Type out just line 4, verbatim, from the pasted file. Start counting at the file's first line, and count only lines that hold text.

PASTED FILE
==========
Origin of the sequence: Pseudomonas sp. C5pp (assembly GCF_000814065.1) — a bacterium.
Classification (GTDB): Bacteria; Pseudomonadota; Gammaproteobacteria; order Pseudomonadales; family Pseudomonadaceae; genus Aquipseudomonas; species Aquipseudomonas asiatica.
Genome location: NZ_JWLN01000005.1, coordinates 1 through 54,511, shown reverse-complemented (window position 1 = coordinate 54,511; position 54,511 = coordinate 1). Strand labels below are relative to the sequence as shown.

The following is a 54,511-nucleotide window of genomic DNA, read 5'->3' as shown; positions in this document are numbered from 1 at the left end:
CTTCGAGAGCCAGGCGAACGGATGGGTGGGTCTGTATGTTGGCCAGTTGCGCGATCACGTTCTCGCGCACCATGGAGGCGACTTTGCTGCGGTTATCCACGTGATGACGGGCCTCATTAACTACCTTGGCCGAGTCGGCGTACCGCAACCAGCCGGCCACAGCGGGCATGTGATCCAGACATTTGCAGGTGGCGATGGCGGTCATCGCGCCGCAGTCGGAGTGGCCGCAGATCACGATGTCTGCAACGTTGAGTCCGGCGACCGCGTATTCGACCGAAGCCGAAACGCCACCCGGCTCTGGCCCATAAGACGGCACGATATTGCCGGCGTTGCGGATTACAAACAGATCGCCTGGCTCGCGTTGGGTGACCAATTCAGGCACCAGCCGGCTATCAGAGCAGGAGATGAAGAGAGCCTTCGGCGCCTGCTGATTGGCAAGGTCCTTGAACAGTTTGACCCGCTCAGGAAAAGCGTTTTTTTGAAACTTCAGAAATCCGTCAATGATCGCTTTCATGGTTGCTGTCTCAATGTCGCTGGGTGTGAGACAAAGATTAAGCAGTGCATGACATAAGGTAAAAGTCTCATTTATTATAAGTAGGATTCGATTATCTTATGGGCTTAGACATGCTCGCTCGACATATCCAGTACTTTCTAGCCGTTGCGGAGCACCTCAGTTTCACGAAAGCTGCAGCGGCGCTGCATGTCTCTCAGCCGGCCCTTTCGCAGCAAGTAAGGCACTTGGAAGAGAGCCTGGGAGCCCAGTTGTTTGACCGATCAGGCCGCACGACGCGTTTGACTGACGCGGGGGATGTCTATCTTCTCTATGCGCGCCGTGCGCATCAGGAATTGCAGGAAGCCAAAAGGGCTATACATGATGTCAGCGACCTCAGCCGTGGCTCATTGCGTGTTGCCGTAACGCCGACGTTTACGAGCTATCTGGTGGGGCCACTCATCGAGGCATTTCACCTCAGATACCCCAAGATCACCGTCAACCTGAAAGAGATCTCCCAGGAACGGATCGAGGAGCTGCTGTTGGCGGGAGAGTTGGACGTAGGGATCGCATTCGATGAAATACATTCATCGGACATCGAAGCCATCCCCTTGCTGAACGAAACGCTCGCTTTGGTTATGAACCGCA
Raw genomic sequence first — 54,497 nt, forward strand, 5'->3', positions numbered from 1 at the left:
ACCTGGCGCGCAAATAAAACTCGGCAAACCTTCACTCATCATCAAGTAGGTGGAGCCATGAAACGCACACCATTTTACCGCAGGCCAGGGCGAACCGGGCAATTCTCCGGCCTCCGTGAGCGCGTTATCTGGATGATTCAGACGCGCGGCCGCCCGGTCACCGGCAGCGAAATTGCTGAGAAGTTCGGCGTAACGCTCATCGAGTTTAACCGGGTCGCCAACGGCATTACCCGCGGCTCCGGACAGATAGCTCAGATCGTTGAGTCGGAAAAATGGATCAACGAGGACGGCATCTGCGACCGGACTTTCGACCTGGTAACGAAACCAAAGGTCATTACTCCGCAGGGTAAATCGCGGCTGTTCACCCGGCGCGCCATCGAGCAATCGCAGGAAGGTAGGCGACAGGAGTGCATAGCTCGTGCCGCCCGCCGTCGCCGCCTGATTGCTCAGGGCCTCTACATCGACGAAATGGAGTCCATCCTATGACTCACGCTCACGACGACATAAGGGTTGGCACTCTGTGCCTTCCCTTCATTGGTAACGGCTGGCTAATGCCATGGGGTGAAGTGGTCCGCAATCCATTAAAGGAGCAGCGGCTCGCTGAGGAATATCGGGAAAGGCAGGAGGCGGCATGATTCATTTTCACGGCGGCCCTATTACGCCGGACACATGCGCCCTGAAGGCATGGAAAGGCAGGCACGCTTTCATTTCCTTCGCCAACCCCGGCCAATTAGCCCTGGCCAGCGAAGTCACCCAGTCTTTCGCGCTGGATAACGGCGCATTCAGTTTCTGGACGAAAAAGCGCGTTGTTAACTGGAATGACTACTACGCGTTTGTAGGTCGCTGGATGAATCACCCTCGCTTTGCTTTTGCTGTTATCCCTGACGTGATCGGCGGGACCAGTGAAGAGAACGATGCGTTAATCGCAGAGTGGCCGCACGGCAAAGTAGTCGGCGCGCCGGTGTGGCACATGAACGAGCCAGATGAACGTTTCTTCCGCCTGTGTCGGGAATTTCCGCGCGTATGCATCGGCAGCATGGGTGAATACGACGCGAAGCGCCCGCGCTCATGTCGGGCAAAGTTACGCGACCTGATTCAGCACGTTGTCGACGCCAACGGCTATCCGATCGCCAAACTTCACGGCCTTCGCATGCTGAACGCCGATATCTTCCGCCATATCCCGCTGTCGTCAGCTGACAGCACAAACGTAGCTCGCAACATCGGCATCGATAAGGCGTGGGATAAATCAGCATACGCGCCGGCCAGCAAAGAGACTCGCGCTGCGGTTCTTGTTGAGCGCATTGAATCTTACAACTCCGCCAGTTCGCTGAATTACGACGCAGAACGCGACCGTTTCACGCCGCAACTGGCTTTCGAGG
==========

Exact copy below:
The following is a 54,511-nucleotide window of genomic DNA, read 5'->3' as shown; positions in this document are numbered from 1 at the left end: